For many, the problem is not the euro itself but the transition period. Marie Hollein, vice president and euro marketing manager at ABN AMRO, reports that the giant banking concern has spent some $250 million getting ready for the euro, and its special euro task force meets every two weeks. “A bank has to be one of the earliest adopters,” Hollein asserts.

ABN AMRO is not the only financial institution attempting to work out its own coping mechanisms. But Mark Simon, chief executive officer at software developer Inventure Ltd., wishes more institutions would call on him. “Our whole business is about serving the apparent paradoxes and challenges of getting one’s mind around living with different currencies,” he insists. Although Inventure’s FENICS software is touted to be euro-capable for pricing, analyzing and managing foreign exchange over-the-counter and exchange-traded portfolios, Simon acknowledges that his clients “still need to put together a plan for approaching the euro. More political risks are associated with the transition than any accounting risks.”

The preliminary setting of exchange rates on May 4 did a lot to reign in the monster, but many prickly gray areas remain. Key among them is the lack of a clear standard for “euro compliance.” Unlike “year-2000 compliant,” no official definition exists for software makers tackling the euro. “How can software companies claim they have solved the problems?” asks technology expert Maureen Callahan of the Callahan Company, a New York-based consulting group. Among the unresolved questions she cites: How to evaluate the historical data necessary for options pricing? How to handle existing contracts with a fixed reference rate? How to accommodate dual-currency bonds?

In fact, government bonds will be converted according to local standards, which vary. “Each country affected has to make specific changes in their laws about how to redenominate national debt,” says Alyce Campbell, vice president of product management at C-ATS Software and head of its euro task force.

Yet many affirm that the unanswered questions should not be a source of fear. The International Swaps and Derivatives Association has stepped in with recommended protocols that should ease the transition. One guiding point is called the “continuity of contracts,” which calls for minimal disruptions of existing transactions. Adhering to that principal may require some negotiation, but Blaise Labriola, president of Theoretics Mountain View Inc., observes that any volatility will be short-term. “After January 1, there will instantly be a market that will generate data to capture for pricing any transaction,” says Labriola.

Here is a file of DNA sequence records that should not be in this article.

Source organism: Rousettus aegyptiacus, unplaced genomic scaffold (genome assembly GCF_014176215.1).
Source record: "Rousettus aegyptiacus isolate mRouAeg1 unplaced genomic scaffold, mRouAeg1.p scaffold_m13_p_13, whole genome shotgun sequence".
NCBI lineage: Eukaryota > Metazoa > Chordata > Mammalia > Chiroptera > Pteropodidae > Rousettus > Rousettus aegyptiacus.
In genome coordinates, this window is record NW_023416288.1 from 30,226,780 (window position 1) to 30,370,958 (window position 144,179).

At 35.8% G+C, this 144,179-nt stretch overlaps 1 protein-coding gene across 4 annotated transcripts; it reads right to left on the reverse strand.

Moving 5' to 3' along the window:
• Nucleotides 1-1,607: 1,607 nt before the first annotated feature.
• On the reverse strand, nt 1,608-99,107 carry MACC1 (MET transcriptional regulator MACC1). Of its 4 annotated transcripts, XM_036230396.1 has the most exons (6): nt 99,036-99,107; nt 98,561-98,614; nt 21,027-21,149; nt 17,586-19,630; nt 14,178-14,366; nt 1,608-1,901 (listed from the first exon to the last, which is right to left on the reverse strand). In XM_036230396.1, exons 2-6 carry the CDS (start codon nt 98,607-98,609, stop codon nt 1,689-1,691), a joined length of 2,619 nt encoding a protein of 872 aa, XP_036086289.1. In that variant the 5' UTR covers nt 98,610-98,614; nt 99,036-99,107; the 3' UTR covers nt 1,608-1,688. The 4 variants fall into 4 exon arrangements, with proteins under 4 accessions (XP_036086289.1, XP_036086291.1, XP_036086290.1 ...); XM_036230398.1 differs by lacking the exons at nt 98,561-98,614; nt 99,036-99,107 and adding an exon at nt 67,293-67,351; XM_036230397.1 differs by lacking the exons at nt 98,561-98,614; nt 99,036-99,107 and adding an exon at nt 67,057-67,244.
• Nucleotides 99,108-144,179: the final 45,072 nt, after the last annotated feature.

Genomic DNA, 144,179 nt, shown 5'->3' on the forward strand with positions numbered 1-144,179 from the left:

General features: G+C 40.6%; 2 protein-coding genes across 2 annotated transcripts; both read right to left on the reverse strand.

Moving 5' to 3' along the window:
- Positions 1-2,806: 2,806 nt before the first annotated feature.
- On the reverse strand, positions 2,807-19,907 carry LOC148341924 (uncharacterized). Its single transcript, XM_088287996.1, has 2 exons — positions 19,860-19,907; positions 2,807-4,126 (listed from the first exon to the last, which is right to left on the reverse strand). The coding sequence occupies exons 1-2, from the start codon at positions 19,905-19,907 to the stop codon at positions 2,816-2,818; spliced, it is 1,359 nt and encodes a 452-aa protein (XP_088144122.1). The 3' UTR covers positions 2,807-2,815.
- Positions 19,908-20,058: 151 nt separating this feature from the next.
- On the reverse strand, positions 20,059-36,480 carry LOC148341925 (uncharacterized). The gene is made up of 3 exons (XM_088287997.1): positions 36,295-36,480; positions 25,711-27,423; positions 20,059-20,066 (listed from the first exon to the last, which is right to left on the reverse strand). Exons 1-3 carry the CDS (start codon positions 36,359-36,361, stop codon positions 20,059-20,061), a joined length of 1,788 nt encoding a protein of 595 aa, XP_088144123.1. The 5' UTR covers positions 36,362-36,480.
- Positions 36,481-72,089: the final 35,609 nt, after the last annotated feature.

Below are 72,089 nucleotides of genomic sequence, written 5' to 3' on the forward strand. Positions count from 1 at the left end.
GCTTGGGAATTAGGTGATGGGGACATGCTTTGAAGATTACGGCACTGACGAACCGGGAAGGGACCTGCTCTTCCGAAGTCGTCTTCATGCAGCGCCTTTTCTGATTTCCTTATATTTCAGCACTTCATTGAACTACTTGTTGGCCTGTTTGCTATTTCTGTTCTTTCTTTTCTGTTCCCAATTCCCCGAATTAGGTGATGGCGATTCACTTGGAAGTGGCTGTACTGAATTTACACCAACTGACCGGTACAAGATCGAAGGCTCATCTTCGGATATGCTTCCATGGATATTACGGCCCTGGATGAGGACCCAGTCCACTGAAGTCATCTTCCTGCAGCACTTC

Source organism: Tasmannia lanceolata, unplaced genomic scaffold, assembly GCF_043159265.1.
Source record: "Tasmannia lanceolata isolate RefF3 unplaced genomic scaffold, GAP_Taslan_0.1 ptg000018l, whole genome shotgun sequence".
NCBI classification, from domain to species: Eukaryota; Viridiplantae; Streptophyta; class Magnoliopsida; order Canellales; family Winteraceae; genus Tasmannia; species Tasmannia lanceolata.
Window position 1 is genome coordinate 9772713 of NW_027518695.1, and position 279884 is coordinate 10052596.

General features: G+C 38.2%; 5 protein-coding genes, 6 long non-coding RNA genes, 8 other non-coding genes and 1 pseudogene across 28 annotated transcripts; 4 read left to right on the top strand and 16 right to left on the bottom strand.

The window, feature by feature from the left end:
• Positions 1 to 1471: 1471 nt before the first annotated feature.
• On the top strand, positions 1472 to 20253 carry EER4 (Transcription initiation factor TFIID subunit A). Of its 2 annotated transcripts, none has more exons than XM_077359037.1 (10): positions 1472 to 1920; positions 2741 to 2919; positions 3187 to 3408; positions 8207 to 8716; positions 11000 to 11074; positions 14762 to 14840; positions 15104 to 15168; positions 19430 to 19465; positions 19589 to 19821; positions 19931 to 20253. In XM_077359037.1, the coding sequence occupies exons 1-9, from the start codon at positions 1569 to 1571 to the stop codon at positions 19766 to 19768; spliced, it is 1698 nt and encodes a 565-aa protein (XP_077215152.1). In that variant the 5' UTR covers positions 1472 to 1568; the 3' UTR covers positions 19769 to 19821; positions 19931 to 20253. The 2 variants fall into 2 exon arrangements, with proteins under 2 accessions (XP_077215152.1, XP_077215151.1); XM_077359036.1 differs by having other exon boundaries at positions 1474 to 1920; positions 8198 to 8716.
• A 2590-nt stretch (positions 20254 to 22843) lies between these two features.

ABN AMRO’s Hollein notes that what started as a political move is now driven by business interests. “To be competitive, even companies in ‘out’ countries will have to be euro ready,” she stresses. “The single currency creates a market of 370 million confused consumers.”

Imagine Software has taken a number of approaches to the problem. It is giving clients the ability to view positions of the legacy currency and the euro with a dual display. It has also set up conversion routines for all euro-convertible instruments that allow security and position data to be restated in terms of the euro. Stephen Klein, a senior design analyst at Imagine, notes that OTC-based instruments require a more flexible conversion approach because of the potential for divergence in methodology and the "No Compulsion, No Prohibition" clause, which allows for conversion anytime during the three year transitional period. As a result, Imagine has created an application-level facility to allow users to convert specific instruments or groups of instruments selectively based on the users’ conversion criteria.

Whatever strategy institutions pursue to cope with the euro, it is clear that they must remain flexible. “We don’t even know who will set interest rates yet,” warns Clare Porter, product manager at Infinity, a company of SunGard Data Sys-tems Inc., that provides enterprise applications for trading and risk management. “We can anticipate a lot of changes as more and more transactions are converted to euros, and more countries join in.”

This, at least, illuminates a central fact: The euro represents more than a change in accounting or software systems—it is nothing short of an overhaul of business practices and procedures. “The problems of the euro are not technology related but business related,” says Porter. “Technology needs to keep pace, and anticipate.”